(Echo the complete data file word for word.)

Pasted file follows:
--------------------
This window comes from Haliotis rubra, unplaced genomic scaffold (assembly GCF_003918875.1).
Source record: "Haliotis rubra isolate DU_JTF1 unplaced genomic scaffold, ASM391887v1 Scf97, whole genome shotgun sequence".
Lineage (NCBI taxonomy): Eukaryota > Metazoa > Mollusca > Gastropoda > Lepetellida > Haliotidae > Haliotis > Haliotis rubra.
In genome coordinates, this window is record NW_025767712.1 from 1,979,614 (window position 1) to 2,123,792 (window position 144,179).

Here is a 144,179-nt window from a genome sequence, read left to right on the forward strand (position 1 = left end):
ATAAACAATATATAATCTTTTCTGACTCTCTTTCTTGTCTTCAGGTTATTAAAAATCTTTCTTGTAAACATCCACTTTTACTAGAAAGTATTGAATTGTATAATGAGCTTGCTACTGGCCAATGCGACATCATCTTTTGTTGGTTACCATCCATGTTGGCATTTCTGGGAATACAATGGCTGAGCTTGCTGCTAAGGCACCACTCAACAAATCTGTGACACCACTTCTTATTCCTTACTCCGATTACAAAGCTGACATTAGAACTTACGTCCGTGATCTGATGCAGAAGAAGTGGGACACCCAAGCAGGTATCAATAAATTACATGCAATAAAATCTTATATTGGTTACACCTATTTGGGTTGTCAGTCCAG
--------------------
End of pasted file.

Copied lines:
This window comes from Haliotis rubra, unplaced genomic scaffold (assembly GCF_003918875.1).
Source record: "Haliotis rubra isolate DU_JTF1 unplaced genomic scaffold, ASM391887v1 Scf97, whole genome shotgun sequence".
Lineage (NCBI taxonomy): Eukaryota > Metazoa > Mollusca > Gastropoda > Lepetellida > Haliotidae > Haliotis > Haliotis rubra.
In genome coordinates, this window is record NW_025767712.1 from 1,979,614 (window position 1) to 2,123,792 (window position 144,179).

Here is a 144,179-nt window from a genome sequence, read left to right on the forward strand (position 1 = left end):
ATAAACAATATATAATCTTTTCTGACTCTCTTTCTTGTCTTCAGGTTATTAAAAATCTTTCTTGTAAACATCCACTTTTACTAGAAAGTATTGAATTGTATAATGAGCTTGCTACTGGCCAATGCGACATCATCTTTTGTTGGTTACCATCCATGTTGGCATTTCTGGGAATACAATGGCTGAGCTTGCTGCTAAGGCACCACTCAACAAATCTGTGACACCACTTCTTATTCCTTACTCCGATTACAAAGCTGACATTAGAACTTACGTCCGTGATCTGATGCAGAAGAAGTGGGACACCCAAGCAGGTATCAATAAATTACATGCAATAAAATCTTATATTGGTTACACCTATTTGGGTTGTCAGTCCAG